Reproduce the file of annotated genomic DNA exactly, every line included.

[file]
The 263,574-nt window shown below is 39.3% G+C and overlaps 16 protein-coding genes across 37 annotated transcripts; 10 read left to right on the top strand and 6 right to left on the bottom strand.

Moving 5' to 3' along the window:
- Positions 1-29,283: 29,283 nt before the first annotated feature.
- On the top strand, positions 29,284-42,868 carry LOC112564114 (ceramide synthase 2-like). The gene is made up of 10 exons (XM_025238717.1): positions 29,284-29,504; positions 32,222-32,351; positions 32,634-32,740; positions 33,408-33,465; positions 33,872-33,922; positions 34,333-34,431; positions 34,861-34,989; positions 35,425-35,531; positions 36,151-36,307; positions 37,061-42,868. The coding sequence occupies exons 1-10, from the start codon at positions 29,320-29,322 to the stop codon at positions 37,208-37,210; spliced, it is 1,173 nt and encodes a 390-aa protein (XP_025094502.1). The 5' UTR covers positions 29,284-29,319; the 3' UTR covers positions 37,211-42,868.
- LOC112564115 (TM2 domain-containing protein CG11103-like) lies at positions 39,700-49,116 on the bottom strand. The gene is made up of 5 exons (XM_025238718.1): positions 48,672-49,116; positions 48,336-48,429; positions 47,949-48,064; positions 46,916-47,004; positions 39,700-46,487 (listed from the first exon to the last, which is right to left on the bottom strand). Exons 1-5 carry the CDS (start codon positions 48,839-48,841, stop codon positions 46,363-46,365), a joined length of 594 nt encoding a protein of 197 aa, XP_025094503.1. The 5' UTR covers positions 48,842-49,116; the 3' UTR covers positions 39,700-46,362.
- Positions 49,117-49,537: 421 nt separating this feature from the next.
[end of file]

The 263,574-nt window shown below is 39.3% G+C and overlaps 16 protein-coding genes across 37 annotated transcripts; 10 read left to right on the top strand and 6 right to left on the bottom strand.

Moving 5' to 3' along the window:
- Positions 1-29,283: 29,283 nt before the first annotated feature.
- On the top strand, positions 29,284-42,868 carry LOC112564114 (ceramide synthase 2-like). The gene is made up of 10 exons (XM_025238717.1): positions 29,284-29,504; positions 32,222-32,351; positions 32,634-32,740; positions 33,408-33,465; positions 33,872-33,922; positions 34,333-34,431; positions 34,861-34,989; positions 35,425-35,531; positions 36,151-36,307; positions 37,061-42,868. The coding sequence occupies exons 1-10, from the start codon at positions 29,320-29,322 to the stop codon at positions 37,208-37,210; spliced, it is 1,173 nt and encodes a 390-aa protein (XP_025094502.1). The 5' UTR covers positions 29,284-29,319; the 3' UTR covers positions 37,211-42,868.
- LOC112564115 (TM2 domain-containing protein CG11103-like) lies at positions 39,700-49,116 on the bottom strand. The gene is made up of 5 exons (XM_025238718.1): positions 48,672-49,116; positions 48,336-48,429; positions 47,949-48,064; positions 46,916-47,004; positions 39,700-46,487 (listed from the first exon to the last, which is right to left on the bottom strand). Exons 1-5 carry the CDS (start codon positions 48,839-48,841, stop codon positions 46,363-46,365), a joined length of 594 nt encoding a protein of 197 aa, XP_025094503.1. The 5' UTR covers positions 48,842-49,116; the 3' UTR covers positions 39,700-46,362.
- Positions 49,117-49,537: 421 nt separating this feature from the next.